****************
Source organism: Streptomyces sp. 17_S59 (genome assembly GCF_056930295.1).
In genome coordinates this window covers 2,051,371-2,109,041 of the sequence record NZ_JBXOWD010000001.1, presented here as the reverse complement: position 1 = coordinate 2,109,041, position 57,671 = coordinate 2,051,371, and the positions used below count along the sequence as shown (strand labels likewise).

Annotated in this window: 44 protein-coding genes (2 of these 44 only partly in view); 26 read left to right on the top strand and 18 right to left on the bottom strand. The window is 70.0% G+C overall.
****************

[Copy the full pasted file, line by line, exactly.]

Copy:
Source organism: Streptomyces sp. 17_S59 (genome assembly GCF_056930295.1).
In genome coordinates this window covers 2,051,371-2,109,041 of the sequence record NZ_JBXOWD010000001.1, presented here as the reverse complement: position 1 = coordinate 2,109,041, position 57,671 = coordinate 2,051,371, and the positions used below count along the sequence as shown (strand labels likewise).

Annotated in this window: 44 protein-coding genes (2 of these 44 only partly in view); 26 read left to right on the top strand and 18 right to left on the bottom strand. The window is 70.0% G+C overall.